mi_guida: (discworld lawyers)
t seems to me that, if it be correct to isolate the phrase "for the purpose of criticism or review" then, although the tongue has to perform an act of no small intimacy with the cheek in making the argument, it is arguable that the offending publications can be characterised as criticism or review

This is why I like reading cases. Sometimes, I end up giggling and trying not to spit tea into my laptop.
mi_guida: (Anne boleyn)
It's called Glyn v Weston Feature Film Co, [1916] 1 Ch 261

It's all about parody, and whether it infringes copyright - in this case, it's burlesque films based on a novel, and they say that despite burlesque being "as old as Aristophanes" there are no cases where it's been held to be an infringement of copyright.

However, they also said that the novel didn't deserve the protection of the court, because it was on a "hackneyed theme" and was "grossly immoral", being a "sexual adulterous intrigue".

Here's how it was described:

The plaintiff is the authoress of the novel in debate. It is entitled "Three Weeks." First published in 1907, the book was from the point of view of notoriety fortunate enough to be condemned almost unanimously by the critics and to be banned by all the libraries. In consequence, I doubt not, of these attentions it has enjoyed a vogue denied to less daring rivals, and it has reached a sale in this*266 country and America in numerous editions, expensive and cheap, of, I was told, far over a million copies.
The book is said to be an episode in a young Englishman's life without any real beginning or end. In a sense this is a correct enough description of the novel, but the episode referred to absorbs little more than half the book - 160 pages out of a total of 319. The rest is taken up with a description of the young man's life and surroundings before the episode commenced and with a portrayal of the permanent influence upon his moral character and career which the authoress is pleased to attribute to the experience he went through during the episode in question.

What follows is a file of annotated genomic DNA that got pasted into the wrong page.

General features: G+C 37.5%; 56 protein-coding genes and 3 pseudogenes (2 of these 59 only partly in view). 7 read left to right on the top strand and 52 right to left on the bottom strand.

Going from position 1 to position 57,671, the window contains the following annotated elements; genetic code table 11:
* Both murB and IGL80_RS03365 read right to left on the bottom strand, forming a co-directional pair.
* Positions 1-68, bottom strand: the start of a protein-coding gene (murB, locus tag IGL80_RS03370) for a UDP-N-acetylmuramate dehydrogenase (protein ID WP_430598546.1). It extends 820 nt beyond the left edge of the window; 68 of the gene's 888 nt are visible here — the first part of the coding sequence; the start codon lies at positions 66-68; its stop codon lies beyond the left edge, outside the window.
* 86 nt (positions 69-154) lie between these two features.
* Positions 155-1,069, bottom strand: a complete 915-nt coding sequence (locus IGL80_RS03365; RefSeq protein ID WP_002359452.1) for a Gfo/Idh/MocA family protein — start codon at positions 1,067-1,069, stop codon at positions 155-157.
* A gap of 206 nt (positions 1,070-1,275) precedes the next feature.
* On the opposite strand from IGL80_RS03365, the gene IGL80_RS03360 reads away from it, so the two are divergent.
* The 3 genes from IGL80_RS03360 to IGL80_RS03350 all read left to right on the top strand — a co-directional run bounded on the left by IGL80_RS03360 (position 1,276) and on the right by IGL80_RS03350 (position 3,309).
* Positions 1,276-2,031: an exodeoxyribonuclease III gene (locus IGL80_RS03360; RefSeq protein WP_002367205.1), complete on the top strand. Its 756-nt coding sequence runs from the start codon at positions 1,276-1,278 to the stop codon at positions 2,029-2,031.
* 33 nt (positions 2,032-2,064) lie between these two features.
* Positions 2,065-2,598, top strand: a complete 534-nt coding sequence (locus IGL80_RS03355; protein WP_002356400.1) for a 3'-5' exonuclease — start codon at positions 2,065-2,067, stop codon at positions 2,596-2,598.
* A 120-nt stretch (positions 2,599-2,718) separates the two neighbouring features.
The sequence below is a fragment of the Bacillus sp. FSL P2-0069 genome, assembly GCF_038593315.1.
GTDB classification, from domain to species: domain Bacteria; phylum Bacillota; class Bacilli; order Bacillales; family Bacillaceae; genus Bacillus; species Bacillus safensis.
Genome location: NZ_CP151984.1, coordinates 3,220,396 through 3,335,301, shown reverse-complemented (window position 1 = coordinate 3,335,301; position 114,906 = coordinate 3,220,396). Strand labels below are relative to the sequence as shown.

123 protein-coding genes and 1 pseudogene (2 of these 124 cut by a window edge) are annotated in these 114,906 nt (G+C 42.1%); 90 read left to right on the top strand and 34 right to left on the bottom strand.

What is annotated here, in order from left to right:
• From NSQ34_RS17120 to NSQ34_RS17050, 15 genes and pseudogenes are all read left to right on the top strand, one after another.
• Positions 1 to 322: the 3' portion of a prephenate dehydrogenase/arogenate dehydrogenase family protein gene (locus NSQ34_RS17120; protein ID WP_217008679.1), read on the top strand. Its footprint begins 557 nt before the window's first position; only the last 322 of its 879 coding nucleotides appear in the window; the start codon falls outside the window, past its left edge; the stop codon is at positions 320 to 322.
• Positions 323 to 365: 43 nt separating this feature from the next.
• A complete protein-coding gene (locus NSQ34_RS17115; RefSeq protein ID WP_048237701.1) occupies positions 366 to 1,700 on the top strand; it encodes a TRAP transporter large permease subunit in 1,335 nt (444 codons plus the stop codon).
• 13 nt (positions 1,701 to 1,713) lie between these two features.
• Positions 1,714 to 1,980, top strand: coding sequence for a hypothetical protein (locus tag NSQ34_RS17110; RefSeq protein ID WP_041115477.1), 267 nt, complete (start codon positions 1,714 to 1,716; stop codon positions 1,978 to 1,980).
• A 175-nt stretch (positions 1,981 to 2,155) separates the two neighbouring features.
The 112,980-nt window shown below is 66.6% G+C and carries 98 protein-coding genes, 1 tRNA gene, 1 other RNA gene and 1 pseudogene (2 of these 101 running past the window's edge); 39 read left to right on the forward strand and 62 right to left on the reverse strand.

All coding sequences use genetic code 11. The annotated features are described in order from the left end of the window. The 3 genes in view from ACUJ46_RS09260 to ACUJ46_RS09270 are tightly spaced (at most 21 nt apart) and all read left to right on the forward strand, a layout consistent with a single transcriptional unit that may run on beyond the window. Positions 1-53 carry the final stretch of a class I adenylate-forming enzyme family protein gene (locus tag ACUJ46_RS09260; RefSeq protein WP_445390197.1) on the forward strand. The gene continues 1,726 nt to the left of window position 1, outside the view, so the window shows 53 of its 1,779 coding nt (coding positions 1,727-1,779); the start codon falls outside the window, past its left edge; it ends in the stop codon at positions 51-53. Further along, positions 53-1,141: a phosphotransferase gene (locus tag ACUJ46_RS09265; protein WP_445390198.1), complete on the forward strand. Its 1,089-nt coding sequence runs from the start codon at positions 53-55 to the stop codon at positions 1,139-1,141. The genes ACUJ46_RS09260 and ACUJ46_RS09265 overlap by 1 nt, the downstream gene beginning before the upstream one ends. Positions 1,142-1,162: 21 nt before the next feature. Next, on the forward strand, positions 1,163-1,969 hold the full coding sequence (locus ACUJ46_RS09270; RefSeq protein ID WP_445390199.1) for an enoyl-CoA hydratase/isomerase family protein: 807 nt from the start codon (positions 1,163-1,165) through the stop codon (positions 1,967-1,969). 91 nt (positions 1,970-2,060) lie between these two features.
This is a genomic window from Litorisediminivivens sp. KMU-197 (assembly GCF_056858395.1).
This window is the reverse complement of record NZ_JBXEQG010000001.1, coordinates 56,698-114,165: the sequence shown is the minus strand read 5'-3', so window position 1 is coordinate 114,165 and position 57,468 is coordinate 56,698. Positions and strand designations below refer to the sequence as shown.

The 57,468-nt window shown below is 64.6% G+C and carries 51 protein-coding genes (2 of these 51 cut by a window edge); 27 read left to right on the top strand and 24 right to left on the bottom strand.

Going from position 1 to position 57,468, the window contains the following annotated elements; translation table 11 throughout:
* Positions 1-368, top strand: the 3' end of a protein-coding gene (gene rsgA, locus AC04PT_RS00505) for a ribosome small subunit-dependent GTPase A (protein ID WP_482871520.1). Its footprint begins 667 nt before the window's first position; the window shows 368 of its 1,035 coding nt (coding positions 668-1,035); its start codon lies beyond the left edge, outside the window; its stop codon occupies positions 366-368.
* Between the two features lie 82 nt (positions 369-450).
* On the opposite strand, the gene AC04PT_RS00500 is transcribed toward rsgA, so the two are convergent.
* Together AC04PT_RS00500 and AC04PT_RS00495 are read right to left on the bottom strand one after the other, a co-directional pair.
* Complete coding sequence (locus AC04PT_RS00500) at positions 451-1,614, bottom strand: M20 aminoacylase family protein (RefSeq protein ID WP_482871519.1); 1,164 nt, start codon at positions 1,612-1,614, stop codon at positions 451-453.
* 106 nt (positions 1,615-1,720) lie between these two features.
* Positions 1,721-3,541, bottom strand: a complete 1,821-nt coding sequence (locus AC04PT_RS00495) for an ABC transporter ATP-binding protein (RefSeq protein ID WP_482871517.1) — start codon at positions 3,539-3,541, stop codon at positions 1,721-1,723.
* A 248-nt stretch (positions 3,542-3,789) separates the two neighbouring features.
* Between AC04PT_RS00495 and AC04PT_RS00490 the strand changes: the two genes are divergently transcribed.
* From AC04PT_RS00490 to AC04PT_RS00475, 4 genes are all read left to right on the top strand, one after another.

The episode itself is a chance meeting at a Lucerne hotel between a beautiful lady of uncertain age and mysterious origin and the young Englishman sent by his parents on the grand tour to cure him of an unsuitable attachment at home. The meeting developed into a liaison which lasted for three weeks, after which the lady returned to the shadowy realm from which she had emerged and of which she was, as it happened, the queen. There, having given birth to a son of whom the young Englishman was the father, she was murdered by her husband, the dissolute king of the country. He in turn was assassinated by a faithful attendant of the queen's, leaving the child, the image of his handsome English father, to succeed to the throne.
In all its essentials the so-called episode is as hackneyed and commonplace a story as could well be conceived. If it is to be distinguished at all from innumerable anticipations in erotic literature, the distinction is to be found in the accessories of the tale. Mystery surrounds the lady. Of a loveliness unaffected by the passage of time, she is said to be polished, blasee, soignee. Even in a Swiss country hotel, but notably at Lucerne and Venice, she is pervaded by a luxury as sybaritic as it is incongruous: no wine can pass her lips which is not either of the deepest red or the richest gold; the roses she wears are matched in colour only by the red of her lips; the fruit with which she toys has to be out of season in order that it may be fabulously expensive. Although attended only by an elderly dignified male servant, the lady apparently carries about with her to Lucerne and Venice - if one may omit so-called mountain excursions to the Right and the Burgenstock - baggage*267 sufficient to fill an ordinary train; it is no extraordinary achievement for her dignified attendant in the space of a week-end to go from Lucerne to Venice, engage a palace on the Grand Canal, supplied with the essential convenience of a side door, and have it equipped with a retinue of Italian servants and, it would seem, an orchestra from Paris, in time to receive the lady on the following Monday travelling from Lucerne with all her baggage and apparently quite unaccompanied. These exaggerated incidents or others like them are of course quite absurd enough to be destitute of novelty in literature of the kind; but if the particular cachet of the plaintiff's novel is not to be found in this setting, then, so far as I can see, it has no cachet at all. At the best, the plaintiff has chosen a hackneyed theme for her episode, and her privilege as an authoress must be strictly confined to the method of treating it which she has adopted.


Stuffy lawyers, much? I now want to find the book and see if it's as badly written as he thought...

Godamnit, why can't law be dull? Then I wouldn't keep getting distracted!
mi_guida: (Default)
Edit 12:10 GMT: It's been fixed now, so use the cut text below.

Someone at the BBC put their work online without bothering to finish it - either that, or they were drunk/falling asleep/pratting about.

The good bit's the last paragraph.

Just in case it gets corrected, text as I saw it at 11:40 GMT here )

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